Unique Sacramento detox-treatment center eyes one-year renewal
The Comprehensive Alcohol Treatment Center helped more than 1,200 people last year
Sacramento city officials were poised Tuesday to quietly re-up their stake in a program that tries to propel alcoholics toward sobriety, not jail.
The Comprehensive Alcohol Treatment Center, run by Volunteers of America Northern California & Northern Nevada Inc. on Fifth Street just north of downtown, has existed in one incarnation or another for about 35 years, said president and CEO Leo J. McFarland.
Inebriates are either referred or court-ordered to the treatment center to undergo medically supervised detox and other recovery services that can last 72 hours or 90 days, depending on the severity of the need.
A statistical summary prepared by the city indicates that the center’s 80 detox beds are almost always full. Last year, a total of 1,262 people detoxed at the facility, some of them more than once. More than 600 people agreed to their 72-hour holds being extended.
In all, staff performed some 9,965 intakes during 2013.
Nearly 86 percent of the clientele was male, while the average age for all participants was just over 45. Most experienced homelessness.
Of those who went through the detox program, almost 27 percent were released to their homes or other housing programs, while roughly 21 percent transferred to treatment programs or medical facilities, a city staff report states. Zero participants were released to homeless shelters.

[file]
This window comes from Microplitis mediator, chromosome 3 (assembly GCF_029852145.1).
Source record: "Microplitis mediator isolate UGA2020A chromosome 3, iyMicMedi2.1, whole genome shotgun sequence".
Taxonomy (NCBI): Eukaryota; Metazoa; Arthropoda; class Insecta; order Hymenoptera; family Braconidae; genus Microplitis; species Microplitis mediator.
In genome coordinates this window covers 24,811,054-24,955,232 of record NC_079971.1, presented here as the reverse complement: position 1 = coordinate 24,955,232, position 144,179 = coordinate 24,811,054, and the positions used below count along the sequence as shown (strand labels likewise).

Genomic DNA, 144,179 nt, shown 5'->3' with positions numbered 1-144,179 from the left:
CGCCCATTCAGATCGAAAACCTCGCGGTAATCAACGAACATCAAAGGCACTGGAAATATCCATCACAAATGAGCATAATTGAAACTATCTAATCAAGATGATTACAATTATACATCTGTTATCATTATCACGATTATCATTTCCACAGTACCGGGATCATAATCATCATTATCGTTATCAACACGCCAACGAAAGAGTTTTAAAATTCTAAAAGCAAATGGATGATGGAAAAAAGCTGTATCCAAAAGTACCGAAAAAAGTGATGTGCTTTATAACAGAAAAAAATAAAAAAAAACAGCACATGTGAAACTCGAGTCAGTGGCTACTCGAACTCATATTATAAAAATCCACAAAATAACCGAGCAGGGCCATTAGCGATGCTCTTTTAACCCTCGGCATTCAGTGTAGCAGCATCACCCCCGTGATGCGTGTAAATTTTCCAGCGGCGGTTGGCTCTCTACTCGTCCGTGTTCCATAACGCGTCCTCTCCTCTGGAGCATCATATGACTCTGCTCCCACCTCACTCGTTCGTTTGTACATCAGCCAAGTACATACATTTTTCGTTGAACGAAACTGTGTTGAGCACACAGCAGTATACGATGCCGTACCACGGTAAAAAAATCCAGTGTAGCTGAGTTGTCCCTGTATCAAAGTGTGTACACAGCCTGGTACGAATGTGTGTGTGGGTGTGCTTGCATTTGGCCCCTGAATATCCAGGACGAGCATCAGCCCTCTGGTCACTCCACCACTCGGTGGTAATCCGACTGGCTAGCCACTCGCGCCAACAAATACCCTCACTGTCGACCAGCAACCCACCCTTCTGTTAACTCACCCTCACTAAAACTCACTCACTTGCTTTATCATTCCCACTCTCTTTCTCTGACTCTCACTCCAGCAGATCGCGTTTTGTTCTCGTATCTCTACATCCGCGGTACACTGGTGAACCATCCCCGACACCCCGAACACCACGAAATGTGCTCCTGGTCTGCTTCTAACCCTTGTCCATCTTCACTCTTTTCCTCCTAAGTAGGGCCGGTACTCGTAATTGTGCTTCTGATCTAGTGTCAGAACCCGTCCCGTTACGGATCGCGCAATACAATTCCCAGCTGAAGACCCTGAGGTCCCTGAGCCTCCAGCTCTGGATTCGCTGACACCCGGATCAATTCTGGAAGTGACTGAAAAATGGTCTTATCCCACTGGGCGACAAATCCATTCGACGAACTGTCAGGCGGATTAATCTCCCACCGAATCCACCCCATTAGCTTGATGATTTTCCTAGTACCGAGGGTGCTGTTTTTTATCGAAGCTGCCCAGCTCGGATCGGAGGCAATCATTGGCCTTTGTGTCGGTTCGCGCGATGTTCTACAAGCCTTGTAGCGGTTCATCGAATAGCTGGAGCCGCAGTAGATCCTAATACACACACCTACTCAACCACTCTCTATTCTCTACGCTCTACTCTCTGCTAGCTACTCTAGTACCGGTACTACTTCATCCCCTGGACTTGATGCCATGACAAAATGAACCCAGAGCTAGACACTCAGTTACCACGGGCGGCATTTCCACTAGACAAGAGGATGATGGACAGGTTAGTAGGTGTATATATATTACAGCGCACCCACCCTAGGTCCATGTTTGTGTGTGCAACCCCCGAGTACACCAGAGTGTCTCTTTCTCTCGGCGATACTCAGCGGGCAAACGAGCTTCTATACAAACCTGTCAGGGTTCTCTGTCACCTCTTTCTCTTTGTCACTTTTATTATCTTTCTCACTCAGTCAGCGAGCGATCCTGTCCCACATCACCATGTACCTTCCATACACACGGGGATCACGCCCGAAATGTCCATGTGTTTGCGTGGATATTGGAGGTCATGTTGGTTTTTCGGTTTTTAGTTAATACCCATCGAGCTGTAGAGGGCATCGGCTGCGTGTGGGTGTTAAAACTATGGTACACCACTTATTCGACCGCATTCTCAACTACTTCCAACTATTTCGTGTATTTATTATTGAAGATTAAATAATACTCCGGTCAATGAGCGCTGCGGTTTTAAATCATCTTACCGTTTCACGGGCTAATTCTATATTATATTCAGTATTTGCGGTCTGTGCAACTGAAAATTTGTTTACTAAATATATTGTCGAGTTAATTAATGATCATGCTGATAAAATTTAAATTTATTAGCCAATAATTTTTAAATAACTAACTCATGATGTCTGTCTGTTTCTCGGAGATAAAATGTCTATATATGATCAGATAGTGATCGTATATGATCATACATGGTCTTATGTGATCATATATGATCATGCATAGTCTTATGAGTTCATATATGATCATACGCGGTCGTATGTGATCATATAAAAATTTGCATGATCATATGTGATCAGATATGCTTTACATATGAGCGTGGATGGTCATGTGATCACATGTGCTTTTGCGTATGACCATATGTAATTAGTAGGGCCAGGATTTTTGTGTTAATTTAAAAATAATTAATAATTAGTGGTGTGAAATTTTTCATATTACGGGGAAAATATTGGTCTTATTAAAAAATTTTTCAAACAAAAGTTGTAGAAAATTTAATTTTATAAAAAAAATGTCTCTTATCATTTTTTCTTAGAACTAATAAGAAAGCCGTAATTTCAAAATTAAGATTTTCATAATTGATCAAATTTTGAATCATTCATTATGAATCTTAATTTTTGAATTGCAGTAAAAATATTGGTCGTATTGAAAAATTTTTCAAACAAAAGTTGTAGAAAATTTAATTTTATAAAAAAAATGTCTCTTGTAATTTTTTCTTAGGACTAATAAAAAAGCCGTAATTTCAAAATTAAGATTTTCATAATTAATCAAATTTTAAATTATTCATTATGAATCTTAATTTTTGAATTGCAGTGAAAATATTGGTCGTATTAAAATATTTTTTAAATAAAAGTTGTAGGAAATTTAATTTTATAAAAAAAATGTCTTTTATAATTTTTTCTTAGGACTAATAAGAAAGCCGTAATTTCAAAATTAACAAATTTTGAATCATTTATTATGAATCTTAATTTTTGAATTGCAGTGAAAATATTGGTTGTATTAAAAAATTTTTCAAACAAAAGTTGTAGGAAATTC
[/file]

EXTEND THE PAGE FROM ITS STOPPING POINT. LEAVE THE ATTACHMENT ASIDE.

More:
The center also houses a 90-day Serial Inebriate Program for chronic substance abusers who have been jailed or detoxed at the center at least 25 times within a single year. The program served seven homeless people last year, and referred them to Sacramento Self-Help Housing upon release, McFarland said.
It’s difficult to quantify the program’s effectiveness through the figures provided. Anecdotally, Sacramento police and business representatives reported a “significant decrease” in nuisance behavior and the number of inebriates on downtown streets, the staff report states.
Before the center’s existence, McFarland said local law enforcement averaged some 26,000 arrests each year for public drunkenness. Today, the center gets three or four referrals a day. “The new normal is something far different than the old normal,” he said.
Sacramento police arrested 976 people in the central city last year for being drunk in public, said Officer Justin Brown. That’s 7 percent more than they did in 2006, one year before the current funding partnership between the city, county and Sacramento Housing Redevelopment Agency, according to Vincene Jones, the city’s neighborhood services division manager.
Sacramento County Sheriff’s Department spokeswoman Sgt. Lisa R. Bowman said many factors can contribute to the flux in jail bookings for public drunkenness, including changes to the law and whether detox beds are available.
The Sacramento City Council was expected to approve the city’s and SHRA’s share of the $1.27 million treatment center, which tops out at $708,351. The current agreement will keep the center running through June 2015, when its contract will be reconsidered.